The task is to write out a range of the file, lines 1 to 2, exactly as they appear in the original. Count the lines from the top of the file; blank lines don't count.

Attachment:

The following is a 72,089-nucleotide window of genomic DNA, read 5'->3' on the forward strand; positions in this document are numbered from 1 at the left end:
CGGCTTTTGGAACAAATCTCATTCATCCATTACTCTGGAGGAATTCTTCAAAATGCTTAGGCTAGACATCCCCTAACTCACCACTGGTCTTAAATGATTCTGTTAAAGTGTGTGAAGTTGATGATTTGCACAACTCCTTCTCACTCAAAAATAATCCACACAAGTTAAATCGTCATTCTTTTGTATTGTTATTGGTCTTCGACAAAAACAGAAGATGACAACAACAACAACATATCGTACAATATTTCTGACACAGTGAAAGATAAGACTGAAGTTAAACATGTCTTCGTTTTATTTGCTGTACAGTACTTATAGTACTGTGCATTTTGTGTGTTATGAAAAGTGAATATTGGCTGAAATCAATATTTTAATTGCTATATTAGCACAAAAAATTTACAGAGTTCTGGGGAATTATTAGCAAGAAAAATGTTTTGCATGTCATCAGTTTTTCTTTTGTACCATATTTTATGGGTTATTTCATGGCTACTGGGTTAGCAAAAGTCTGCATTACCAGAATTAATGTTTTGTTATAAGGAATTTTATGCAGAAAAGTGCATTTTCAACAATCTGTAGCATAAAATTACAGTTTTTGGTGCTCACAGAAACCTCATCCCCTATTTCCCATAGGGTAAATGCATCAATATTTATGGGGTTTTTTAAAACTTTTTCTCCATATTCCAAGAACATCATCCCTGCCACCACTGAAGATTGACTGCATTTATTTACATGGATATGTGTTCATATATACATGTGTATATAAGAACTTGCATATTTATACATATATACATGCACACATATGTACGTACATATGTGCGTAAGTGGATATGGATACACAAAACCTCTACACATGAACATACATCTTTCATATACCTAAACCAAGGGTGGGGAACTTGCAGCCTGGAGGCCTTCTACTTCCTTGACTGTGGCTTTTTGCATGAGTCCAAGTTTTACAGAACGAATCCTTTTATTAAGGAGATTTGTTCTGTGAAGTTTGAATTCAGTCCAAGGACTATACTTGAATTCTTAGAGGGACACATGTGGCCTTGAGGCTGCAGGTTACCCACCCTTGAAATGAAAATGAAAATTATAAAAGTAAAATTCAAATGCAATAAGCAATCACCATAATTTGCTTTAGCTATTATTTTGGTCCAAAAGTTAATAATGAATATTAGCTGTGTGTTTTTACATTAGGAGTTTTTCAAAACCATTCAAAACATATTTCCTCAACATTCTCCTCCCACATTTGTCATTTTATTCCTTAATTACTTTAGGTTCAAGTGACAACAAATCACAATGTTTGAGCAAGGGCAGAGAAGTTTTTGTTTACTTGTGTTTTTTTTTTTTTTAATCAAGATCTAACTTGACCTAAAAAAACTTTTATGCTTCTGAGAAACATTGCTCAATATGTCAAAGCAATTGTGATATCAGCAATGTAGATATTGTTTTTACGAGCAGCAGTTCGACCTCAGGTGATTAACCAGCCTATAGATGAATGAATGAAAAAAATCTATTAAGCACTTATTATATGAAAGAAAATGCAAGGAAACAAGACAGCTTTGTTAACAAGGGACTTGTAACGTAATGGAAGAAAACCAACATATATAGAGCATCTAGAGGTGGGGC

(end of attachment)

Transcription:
The following is a 72,089-nucleotide window of genomic DNA, read 5'->3' on the forward strand; positions in this document are numbered from 1 at the left end:
CGGCTTTTGGAACAAATCTCATTCATCCATTACTCTGGAGGAATTCTTCAAAATGCTTAGGCTAGACATCCCCTAACTCACCACTGGTCTTAAATGATTCTGTTAAAGTGTGTGAAGTTGATGATTTGCACAACTCCTTCTCACTCAAAAATAATCCACACAAGTTAAATCGTCATTCTTTTGTATTGTTATTGGTCTTCGACAAAAACAGAAGATGACAACAACAACAACATATCGTACAATATTTCTGACACAGTGAAAGATAAGACTGAAGTTAAACATGTCTTCGTTTTATTTGCTGTACAGTACTTATAGTACTGTGCATTTTGTGTGTTATGAAAAGTGAATATTGGCTGAAATCAATATTTTAATTGCTATATTAGCACAAAAAATTTACAGAGTTCTGGGGAATTATTAGCAAGAAAAATGTTTTGCATGTCATCAGTTTTTCTTTTGTACCATATTTTATGGGTTATTTCATGGCTACTGGGTTAGCAAAAGTCTGCATTACCAGAATTAATGTTTTGTTATAAGGAATTTTATGCAGAAAAGTGCATTTTCAACAATCTGTAGCATAAAATTACAGTTTTTGGTGCTCACAGAAACCTCATCCCCTATTTCCCATAGGGTAAATGCATCAATATTTATGGGGTTTTTTAAAACTTTTTCTCCATATTCCAAGAACATCATCCCTGCCACCACTGAAGATTGACTGCATTTATTTACATGGATATGTGTTCATATATACATGTGTATATAAGAACTTGCATATTTATACATATATACATGCACACATATGTACGTACATATGTGCGTAAGTGGATATGGATACACAAAACCTCTACACATGAACATACATCTTTCATATACCTAAACCAAGGGTGGGGAACTTGCAGCCTGGAGGCCTTCTACTTCCTTGACTGTGGCTTTTTGCATGAGTCCAAGTTTTACAGAACGAATCCTTTTATTAAGGAGATTTGTTCTGTGAAGTTTGAATTCAGTCCAAGGACTATACTTGAATTCTTAGAGGGACACATGTGGCCTTGAGGCTGCAGGTTACCCACCCTTGAAATGAAAATGAAAATTATAAAAGTAAAATTCAAATGCAATAAGCAATCACCATAATTTGCTTTAGCTATTATTTTGGTCCAAAAGTTAATAATGAATATTAGCTGTGTGTTTTTACATTAGGAGTTTTTCAAAACCATTCAAAACATATTTCCTCAACATTCTCCTCCCACATTTGTCATTTTATTCCTTAATTACTTTAGGTTCAAGTGACAACAAATCACAATGTTTGAGCAAGGGCAGAGAAGTTTTTGTTTACTTGTGTTTTTTTTTTTTTTAATCAAGATCTAACTTGACCTAAAAAAACTTTTATGCTTCTGAGAAACATTGCTCAATATGTCAAAGCAATTGTGATATCAGCAATGTAGATATTGTTTTTACGAGCAGCAGTTCGACCTCAGGTGATTAACCAGCCTATAGATGAATGAATGAAAAAAATCTATTAAGCACTTATTATATGAAAGAAAATGCAAGGAAACAAGACAGCTTTGTTAACAAGGGACTTGTAACGTAATGGAAGAAAACCAACATATATAGAGCATCTAGAGGTGGGGC